When pressure injury prevention fails as a result of non-adherence, various comorbidities, or gaps in care, it makes a major impact on the nation’s economy and has estimated costs of more than $100 billion in the United States.
By Cheryl Carver LPN, WCC, CWCA, CWCP, FACCWS, DAPWCA, CLTC
Let us start off this post with a typical scenario. You walk into any facility or institution and you see a patient slouched in their wheelchair, with no wheelchair cushion. You notice part of their brief hanging out of the top of their pants, so you assume the patient may be incontinent. So let’s think about this for a minute. We most likely have friction, shear, and moisture going on with this patient.
This scenario is the perfect recipe for a pressure injury. So what can we do to help this patient and prevent a pressure injury from developing? We must first identify the cause, and then remove the cause. The cause in this example is shearing, friction, moisture, and pressure. We will remove the pressure injury causes with interventions such as using a 4 inch viscoelastic wheelchair cushion, non-slip matting to keep the patient in place, and offloading the patient every hour while up in wheelchair.
The NPUAP pressure injury definition states that the ability of soft tissue to tolerate shear and pressure may also be affected by the factors of microclimate, nutrition, perfusion, comorbidities, and condition of the soft tissue. We still do not know whether shear damages muscle more than fat, the relationship between external and internal shear, or the affect of postural changes (frequency of speed or changes have on shear force).
Identifying Signs of Shearing and Friction
Many times you may identify signs of shearing stresses within a wound that presents an irregular shape and undermining. There may even be evidence of excoriation and blistering on areas in contact with support surfaces. Friction usually, but not always, accompanies shear. Friction is the force of rubbing two surfaces against one another. Shear is a gravity force pushing down on the patient's body with resistance between the patient and the chair or bed.
What can we do to reduce friction and shearing in managing our patients?
- Pad and protect vulnerable areas (transparent, hydrocolloid, composite, foam dressings) as per facility protocol.
- Use heel or elbow protectors for hospice/palliative patients.
- Educate caregivers and nursing staff about how to identify key factors for pressure injuries.
- Ensure that support surfaces provide for individual's particular needs: pressure redistribution, shear reduction, and or microclimate control.
- Utilize positioning devices in wheelchairs or chairs to reduce shearing.
- Establish a risk assessment per facility protocol.
- Use draw sheets to pull up, transfer and position your patient. DO NOT DRAG.
Education is the most powerful weapon which you can use to change the world.
Watanabe, L. Shear: Physics, Risks, Assessment & Management of a Long-Time. Mobility Management [Online], April 1, 2012. Aavailable at https://mobilitymgmt.com/articles/2012/04/01/shear.aspx. Accessed on November 19, 2016.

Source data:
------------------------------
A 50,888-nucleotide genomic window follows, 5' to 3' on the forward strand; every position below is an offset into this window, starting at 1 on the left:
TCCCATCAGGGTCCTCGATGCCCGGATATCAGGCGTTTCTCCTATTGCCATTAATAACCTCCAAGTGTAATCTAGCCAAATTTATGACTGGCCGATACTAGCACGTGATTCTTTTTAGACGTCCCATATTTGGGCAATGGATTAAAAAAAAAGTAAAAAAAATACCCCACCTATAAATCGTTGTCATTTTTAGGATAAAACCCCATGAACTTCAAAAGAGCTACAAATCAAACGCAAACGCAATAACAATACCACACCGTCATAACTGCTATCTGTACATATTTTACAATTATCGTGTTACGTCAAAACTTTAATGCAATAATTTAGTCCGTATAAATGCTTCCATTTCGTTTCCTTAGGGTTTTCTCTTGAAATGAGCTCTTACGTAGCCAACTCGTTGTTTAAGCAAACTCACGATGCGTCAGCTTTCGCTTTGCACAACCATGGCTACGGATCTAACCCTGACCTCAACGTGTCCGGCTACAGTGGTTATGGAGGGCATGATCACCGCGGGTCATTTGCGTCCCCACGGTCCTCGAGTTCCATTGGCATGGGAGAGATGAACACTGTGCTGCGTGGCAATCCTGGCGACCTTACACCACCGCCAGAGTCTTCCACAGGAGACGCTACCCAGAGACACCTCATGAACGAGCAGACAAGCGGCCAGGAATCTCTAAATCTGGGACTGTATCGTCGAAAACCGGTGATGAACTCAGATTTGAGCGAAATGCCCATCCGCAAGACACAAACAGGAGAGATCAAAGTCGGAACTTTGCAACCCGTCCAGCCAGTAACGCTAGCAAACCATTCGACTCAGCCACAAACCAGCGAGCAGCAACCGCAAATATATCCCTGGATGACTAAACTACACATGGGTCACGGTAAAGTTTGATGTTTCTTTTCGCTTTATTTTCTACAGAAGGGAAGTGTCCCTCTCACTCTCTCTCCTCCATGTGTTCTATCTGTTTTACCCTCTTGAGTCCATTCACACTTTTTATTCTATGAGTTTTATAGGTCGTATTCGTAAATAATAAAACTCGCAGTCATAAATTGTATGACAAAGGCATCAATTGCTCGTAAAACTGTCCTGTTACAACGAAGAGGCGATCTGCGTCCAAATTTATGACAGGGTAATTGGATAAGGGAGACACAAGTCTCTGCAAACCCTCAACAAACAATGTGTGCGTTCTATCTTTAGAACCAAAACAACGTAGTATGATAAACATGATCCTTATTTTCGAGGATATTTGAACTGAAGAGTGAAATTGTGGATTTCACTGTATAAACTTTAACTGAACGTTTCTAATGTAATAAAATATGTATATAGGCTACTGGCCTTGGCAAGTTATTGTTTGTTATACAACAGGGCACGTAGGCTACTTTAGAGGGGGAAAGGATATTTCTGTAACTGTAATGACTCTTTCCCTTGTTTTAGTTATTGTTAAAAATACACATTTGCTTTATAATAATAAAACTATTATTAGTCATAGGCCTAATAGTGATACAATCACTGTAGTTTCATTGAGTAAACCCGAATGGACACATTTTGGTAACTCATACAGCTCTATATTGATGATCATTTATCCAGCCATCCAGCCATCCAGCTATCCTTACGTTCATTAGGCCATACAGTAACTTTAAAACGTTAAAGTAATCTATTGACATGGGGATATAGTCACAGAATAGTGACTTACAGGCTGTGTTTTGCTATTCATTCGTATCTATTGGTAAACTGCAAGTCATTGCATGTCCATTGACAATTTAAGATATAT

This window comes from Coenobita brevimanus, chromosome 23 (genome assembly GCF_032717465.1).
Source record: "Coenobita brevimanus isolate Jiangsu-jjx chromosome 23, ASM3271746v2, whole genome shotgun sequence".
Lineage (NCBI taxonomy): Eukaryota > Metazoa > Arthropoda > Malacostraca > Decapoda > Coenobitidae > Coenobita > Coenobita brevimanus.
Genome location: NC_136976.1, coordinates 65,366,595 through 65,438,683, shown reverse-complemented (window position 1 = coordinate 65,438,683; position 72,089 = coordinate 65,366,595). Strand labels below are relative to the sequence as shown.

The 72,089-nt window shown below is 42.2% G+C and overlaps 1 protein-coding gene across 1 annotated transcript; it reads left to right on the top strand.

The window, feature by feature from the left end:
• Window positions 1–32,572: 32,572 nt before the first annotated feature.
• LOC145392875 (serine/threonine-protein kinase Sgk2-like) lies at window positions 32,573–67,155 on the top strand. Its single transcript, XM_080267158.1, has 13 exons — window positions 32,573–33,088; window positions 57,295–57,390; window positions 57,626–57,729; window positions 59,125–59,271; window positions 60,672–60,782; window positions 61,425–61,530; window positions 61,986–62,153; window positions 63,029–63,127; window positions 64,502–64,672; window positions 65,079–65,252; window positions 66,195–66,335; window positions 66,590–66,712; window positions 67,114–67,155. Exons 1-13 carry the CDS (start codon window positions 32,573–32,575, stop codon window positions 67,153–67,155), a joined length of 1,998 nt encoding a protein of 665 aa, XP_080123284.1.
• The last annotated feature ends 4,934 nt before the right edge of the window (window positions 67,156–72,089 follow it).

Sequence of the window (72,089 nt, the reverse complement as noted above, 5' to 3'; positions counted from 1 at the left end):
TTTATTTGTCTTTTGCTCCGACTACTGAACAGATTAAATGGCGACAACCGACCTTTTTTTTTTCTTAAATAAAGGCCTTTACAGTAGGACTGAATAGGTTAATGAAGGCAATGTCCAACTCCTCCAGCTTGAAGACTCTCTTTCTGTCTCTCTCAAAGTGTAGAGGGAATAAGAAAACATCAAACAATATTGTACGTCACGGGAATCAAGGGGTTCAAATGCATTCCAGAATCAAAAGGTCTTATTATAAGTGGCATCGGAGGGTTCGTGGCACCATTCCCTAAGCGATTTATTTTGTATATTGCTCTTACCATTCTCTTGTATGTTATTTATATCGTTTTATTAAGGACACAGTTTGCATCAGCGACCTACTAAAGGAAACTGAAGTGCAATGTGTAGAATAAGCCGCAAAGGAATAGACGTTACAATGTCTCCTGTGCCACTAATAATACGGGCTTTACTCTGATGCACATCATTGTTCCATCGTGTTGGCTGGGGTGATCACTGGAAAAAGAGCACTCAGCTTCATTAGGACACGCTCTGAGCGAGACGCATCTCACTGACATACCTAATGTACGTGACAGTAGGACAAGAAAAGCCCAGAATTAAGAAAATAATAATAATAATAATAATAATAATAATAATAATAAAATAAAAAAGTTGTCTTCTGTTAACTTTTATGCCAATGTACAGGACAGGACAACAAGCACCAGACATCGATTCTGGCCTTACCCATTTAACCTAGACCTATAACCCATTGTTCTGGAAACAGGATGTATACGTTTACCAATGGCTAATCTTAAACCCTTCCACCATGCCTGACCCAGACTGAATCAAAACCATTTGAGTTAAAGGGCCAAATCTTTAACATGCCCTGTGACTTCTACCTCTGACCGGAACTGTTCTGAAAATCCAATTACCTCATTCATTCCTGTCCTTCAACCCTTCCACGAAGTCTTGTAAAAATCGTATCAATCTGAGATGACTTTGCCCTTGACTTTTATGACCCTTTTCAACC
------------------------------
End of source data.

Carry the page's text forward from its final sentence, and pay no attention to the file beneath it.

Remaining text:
National Pressure Ulcer Advisory Panel (NPUAP) announces a change in terminology from pressure ulcer to pressure injury and updates the stages of pressure injury [Press Announcement]. National Pressure Ulcer Advisory Panel, April 13, 2016. Available at https://www.npuap.org/national-pressure-ulcer-advisory-panel-npuap-annou.... Accessed on November 19th, 2016.
Shear: A contributory factor in pressure ulceration (presentation aimed at cliniciansand associated professionals). National Pressure Ulcer Advisory Panel, 2012. Available at http://www.npuap.org/wp-content/uploads/2012/03/Shear_slides_with_animat.... Accessed on November 19, 2016.
International review. Pressure ulcer prevention: pressure, shear, friction and microclimate in context. A consensus document.
London: Wounds International, Wounds International Pressure Ulcer Prevention, 2010. Available at http://www.woundsinternational.com/media/issues/300/files/content_8925.pdf. Accessed on November 19, 2016.
About the Author
Cheryl Carver is an independent wound educator and consultant. Carver's experience includes over a decade of hospital wound care and hyperbaric medicine. Carver single-handedly developed a comprehensive educational training manual for onboarding physicians and is the star of disease-specific educational video sessions accessible to employee providers and colleagues. Carver educates onboarding providers, in addition to bedside nurses in the numerous nursing homes across the country. Carver serves as a wound care certification committee member for the National Alliance of Wound Care and Ostomy, and is a board member of the Undersea Hyperbaric Medical Society Mid-West Chapter. She is the first LPN to be inducted as an Association for the Advancement of Wound Care (AAWC) speaker.
The views and opinions expressed in this blog are solely those of the author, and do not represent the views of WoundSource, Kestrel Health Information, Inc., its affiliates, or subsidiary companies.